Experts Reject Chinese Diplomacy Claims of Pacific Debt Trap, But Risks Remain | Asia Pacific
China has not engaged in deliberate “debt trap diplomacy” in the Pacific, but the growing scale of Chinese lending and the institutional weakness of Pacific states present obvious risks for small states to be. overwhelmed by debt, according to a new report.
And an infrastructure arms race between China and other countries with interests in the region – including Australia – could only exacerbate the problem.
The Lowy Institute’s report, Ocean of Debt ?, says Chinese Belt and Road Initiative exposed the problem of unsustainable debt risk for less developed countries, especially for small, fragile economies in the Pacific. But report authors Roland Rajah, Alexandre Dayant and Jonathan Pryke argue that China’s global infrastructure plan presents a “more nuanced picture” than the accusation of “debt trap diplomacy” and sovereign risk. for small countries unable to repay their debts.
“The evidence suggests that China has not engaged in problematic debt practices in the Pacific to justify accusations of debt trap diplomacy, at least not to this day. Nonetheless, the scale of Chinese lending and the absence of strong institutional mechanisms to protect the debt sustainability of borrowing countries means that continuing with the status quo would pose obvious risks.
“China will need to significantly restructure its approach if it is to remain a major player in the Pacific without responding to the debt trap accusations of its critics.”
“Debt trap diplomacy”, in the broad sense, is when a creditor country intentionally lends excessive credit to a smaller debtor country, with the intention of obtaining economic or political concessions when the smaller country cannot repay the loan.
Due to their small populations, fragile economies prone to external shocks (such as rising oil prices) or uncontrollable events such as natural disasters and weak government institutions, Pacific states are extremely vulnerable to debts becoming unsustainable. Economic growth in the Pacific states is “more volatile than it is fast,” and this can unpredictably make repaying large loans unsustainable, according to the Lowy report.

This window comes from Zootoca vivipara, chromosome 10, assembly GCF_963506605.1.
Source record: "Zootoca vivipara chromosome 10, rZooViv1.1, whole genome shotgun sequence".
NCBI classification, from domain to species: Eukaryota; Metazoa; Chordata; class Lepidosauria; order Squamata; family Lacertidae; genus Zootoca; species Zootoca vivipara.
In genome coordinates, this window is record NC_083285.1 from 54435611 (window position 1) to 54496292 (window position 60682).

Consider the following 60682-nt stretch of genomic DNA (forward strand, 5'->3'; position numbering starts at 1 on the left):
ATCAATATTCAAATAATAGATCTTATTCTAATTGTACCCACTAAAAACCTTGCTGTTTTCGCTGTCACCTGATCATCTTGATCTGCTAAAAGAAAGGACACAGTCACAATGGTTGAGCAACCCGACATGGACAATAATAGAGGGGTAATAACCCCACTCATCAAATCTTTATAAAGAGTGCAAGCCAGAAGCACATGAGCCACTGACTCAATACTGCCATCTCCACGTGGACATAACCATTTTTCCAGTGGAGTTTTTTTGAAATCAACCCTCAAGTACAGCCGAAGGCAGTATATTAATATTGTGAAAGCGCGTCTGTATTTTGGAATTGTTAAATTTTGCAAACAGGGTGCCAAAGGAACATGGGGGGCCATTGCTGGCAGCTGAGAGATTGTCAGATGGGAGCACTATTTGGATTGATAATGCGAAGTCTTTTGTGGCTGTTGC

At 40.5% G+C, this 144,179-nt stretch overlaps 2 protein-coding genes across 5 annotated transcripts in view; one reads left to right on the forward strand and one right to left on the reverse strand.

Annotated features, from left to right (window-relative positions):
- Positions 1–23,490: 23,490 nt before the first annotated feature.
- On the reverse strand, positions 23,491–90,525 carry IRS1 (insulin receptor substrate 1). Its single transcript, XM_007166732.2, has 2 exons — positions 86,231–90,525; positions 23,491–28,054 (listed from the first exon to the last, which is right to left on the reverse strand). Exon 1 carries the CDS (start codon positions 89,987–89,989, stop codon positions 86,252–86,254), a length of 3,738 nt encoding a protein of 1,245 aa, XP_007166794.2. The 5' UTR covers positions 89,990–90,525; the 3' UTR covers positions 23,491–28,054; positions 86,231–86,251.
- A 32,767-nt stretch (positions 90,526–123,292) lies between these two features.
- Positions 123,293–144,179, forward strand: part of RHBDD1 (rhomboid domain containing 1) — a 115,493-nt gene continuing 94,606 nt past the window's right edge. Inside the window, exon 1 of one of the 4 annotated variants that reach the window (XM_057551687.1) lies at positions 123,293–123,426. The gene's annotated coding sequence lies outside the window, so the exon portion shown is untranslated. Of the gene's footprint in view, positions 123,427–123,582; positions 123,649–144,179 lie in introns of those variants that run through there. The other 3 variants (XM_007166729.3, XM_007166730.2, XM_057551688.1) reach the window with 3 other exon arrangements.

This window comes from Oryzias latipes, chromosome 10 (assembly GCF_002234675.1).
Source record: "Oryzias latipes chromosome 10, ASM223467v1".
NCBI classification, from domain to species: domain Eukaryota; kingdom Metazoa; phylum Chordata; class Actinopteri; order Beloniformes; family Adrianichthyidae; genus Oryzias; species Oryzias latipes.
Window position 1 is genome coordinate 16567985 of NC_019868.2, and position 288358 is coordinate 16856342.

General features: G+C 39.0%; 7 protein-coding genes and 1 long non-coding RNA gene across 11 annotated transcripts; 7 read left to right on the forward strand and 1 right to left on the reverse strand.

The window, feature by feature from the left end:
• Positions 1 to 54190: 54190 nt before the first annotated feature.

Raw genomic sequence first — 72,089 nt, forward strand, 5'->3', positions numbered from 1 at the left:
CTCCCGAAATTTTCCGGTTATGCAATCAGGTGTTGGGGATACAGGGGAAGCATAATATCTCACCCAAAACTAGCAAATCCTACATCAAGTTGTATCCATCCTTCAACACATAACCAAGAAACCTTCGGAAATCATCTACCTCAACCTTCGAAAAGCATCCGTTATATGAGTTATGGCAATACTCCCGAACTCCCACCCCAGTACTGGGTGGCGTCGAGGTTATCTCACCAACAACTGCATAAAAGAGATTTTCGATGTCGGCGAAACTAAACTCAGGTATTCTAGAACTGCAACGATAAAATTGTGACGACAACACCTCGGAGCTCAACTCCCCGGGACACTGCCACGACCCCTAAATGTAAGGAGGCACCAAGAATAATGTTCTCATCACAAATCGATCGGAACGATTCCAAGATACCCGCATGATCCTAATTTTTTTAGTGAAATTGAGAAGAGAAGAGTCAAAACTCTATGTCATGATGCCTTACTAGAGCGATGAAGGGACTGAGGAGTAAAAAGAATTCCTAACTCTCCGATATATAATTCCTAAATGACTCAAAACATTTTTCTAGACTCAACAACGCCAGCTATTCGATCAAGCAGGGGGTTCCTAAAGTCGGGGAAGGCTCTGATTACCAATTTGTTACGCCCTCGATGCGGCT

China’s Massively Increased Aid and Development Presence in the Pacific is highlighted by its style contrasting with traditional aid donors in the region, such as Australia.
China has supported the development of infrastructure – usually large, iconic constructions such as bridges or important public buildings – and usually through loans rather than grants.
“Chinese assistance is perceived to be faster, better suited to the needs of local political elites and with fewer strings attached,” the Lowy report said. “As one senior official from the Pacific put it, ‘we love China because it brings the red flags, not the red tape.’
China’s development presence became evident when the Australian Prime Minister Scott Morrison visited Fiji last week. In order to meet Fijian Prime Minister Frank Bainimarama, Morrison’s procession had to cross the Fiji-China Friendship Bridge and pass the construction site of a 30-story tower funded by China, which will soon be the tallest building in the Pacific. he is.
But the nature and quality of Chinese infrastructure projects have been criticized.
The former Minister of International Development, Senator Concetta Fierravanti-Wells accused Beijing of “duchess” the Pacific, of building “white elephant” infrastructure, “roads to nowhere” and “useless buildings”.